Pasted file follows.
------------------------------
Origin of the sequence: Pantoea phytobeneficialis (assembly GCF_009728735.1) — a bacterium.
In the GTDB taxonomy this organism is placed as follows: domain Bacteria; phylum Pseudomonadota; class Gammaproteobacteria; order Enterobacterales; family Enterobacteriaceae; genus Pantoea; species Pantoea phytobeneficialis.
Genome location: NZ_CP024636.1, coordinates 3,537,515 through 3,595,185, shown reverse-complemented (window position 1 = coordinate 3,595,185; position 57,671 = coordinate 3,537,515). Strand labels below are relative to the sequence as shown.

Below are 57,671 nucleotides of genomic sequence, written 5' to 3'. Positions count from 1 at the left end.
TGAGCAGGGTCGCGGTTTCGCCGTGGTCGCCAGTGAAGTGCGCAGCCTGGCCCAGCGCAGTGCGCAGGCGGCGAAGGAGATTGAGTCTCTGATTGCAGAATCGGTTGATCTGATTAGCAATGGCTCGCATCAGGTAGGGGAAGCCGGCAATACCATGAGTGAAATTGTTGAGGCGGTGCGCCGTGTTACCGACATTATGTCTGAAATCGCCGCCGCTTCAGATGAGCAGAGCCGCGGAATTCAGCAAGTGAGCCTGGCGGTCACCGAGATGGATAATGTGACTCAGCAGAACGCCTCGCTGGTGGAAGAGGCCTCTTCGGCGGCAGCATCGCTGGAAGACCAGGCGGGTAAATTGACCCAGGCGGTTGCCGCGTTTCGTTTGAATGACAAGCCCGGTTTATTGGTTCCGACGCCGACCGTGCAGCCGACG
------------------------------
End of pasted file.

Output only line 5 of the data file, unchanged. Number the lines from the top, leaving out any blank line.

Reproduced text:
TGAGCAGGGTCGCGGTTTCGCCGTGGTCGCCAGTGAAGTGCGCAGCCTGGCCCAGCGCAGTGCGCAGGCGGCGAAGGAGATTGAGTCTCTGATTGCAGAATCGGTTGATCTGATTAGCAATGGCTCGCATCAGGTAGGGGAAGCCGGCAATACCATGAGTGAAATTGTTGAGGCGGTGCGCCGTGTTACCGACATTATGTCTGAAATCGCCGCCGCTTCAGATGAGCAGAGCCGCGGAATTCAGCAAGTGAGCCTGGCGGTCACCGAGATGGATAATGTGACTCAGCAGAACGCCTCGCTGGTGGAAGAGGCCTCTTCGGCGGCAGCATCGCTGGAAGACCAGGCGGGTAAATTGACCCAGGCGGTTGCCGCGTTTCGTTTGAATGACAAGCCCGGTTTATTGGTTCCGACGCCGACCGTGCAGCCGACG